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Complications on Death Row Organ Donations

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In theory, at least, death row inmates should be able to donate their organs after death the same as anyone else.  Winston Ross of the Eugene, Oregon Register-Guard has this story on some of the problems involved in the request of Christian Longo to donate his organs.

The most immediate problem is the three-drug protocol currently used by all death penalty states except Ohio and Washington.  It ruins the organs.  States should go to the one-drug protocol now that Ohio has blazed the trail, but Oregon hasn't yet, and it won't do so just to accommodate Longo.

The other practical problems involve the lack of facilities to harvest the organs immediately after death, which occurs within a prison.

Richard Dieter of DPIC predictably weighs in with nonsense about difficulty in ensuring the donation is genuinely voluntary.  Of course, we routinely take steps to insure that waivers are voluntary in a variety of contexts in criminal law.  We know how.  Then there is this:

There's also a queasiness factor, especially for the families of victims. To the family members and friends of Longo's victims, the idea that his organs will live on after he finally is put to death is a horrifying one.

"I just think they ought to kill every ounce of him," said Cathy Shukait, a close friend of the relatives of Longo's murdered wife and children. "Every inch of him is bad."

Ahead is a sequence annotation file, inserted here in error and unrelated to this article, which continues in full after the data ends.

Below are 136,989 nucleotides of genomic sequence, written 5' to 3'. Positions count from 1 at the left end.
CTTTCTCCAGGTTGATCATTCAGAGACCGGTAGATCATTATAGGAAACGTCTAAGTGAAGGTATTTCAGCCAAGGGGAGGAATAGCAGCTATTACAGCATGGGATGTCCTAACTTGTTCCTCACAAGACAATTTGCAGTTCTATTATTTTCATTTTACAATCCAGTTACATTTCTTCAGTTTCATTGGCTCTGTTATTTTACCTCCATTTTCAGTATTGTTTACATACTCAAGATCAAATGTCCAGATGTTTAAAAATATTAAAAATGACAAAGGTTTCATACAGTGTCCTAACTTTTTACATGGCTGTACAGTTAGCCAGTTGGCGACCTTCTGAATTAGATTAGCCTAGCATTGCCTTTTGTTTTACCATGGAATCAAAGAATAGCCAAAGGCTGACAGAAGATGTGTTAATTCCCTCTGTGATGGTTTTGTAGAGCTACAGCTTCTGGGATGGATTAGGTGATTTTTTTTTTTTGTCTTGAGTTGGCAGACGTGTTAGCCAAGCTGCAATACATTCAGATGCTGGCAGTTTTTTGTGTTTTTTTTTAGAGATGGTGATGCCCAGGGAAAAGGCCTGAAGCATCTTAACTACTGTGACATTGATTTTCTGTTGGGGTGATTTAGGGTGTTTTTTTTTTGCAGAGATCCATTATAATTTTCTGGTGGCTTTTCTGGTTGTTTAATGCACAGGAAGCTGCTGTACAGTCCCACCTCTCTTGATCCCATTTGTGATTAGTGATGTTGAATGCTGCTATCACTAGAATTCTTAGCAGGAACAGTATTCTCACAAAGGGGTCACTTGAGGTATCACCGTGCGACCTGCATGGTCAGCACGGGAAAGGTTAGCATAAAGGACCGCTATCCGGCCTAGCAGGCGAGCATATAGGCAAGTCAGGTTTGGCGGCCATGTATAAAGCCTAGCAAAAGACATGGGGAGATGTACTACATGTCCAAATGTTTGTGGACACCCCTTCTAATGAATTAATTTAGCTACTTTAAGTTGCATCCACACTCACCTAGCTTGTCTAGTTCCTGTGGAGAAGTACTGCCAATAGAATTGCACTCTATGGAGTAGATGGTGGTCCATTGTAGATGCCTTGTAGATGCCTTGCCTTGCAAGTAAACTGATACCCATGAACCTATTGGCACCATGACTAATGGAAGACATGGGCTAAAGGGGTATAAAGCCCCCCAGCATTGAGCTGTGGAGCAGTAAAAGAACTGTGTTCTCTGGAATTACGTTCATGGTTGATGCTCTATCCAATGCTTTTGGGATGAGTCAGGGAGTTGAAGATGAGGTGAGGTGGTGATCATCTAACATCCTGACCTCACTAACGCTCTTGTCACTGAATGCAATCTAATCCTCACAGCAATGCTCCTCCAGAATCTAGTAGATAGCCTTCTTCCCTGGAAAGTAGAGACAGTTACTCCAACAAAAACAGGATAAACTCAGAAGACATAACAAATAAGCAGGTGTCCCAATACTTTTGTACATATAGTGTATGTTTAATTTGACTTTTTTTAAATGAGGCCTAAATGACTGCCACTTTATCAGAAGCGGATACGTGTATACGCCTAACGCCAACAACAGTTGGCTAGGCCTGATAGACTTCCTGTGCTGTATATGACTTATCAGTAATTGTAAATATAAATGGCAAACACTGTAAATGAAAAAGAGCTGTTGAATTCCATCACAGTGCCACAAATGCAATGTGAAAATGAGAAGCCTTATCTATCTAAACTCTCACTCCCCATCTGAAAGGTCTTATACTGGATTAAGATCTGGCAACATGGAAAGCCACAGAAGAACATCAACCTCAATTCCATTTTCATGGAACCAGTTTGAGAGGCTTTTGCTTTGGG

As much as I support the interests of the victim's family in these matters -- and it's been a large part of my career -- I just can't buy that.  Criminality resides in the brain, not the heart or kidney.  If the donation of one of those organs could save an innocent life, it doesn't matter how depraved the brain of the donor was.  A heart is just a pump.  A kidney is just a filter.
As a bit of historical context, the First Congress provided for the bodies of executed murderers to be "delivered to a surgeon for dissection."  1 Stat. 113 ยง4.  Apparently there were not enough volunteers to advance the science of anatomy.  However, involuntary harvesting of organs from executed murderers is not a good idea, as it would add one more reason to litigate and hold up executions.

Would the possibility of an organ donation cause a court to deny a stay it would otherwise grant?  I find that pretty far-fetched.  After all, so long as donations are voluntary the inmate could simply revoke his donation.  But an objection being far-fetched never stopped Dieter before:

The doctors who are tasked with removing these organs don't want to work on death row, said Jeffrey Orlowski, executive director of the Association or Organ Procurement Organizations. And they're also wary of getting a recipient ready to receive an inmate's organs only to see a last-minute appeal or a stay of execution, starting the whole process over again.

"There's a conflict there," Dieter said. "A court might not want to delay an execution if it meant a person is going to die" because they couldn't get promised organs.

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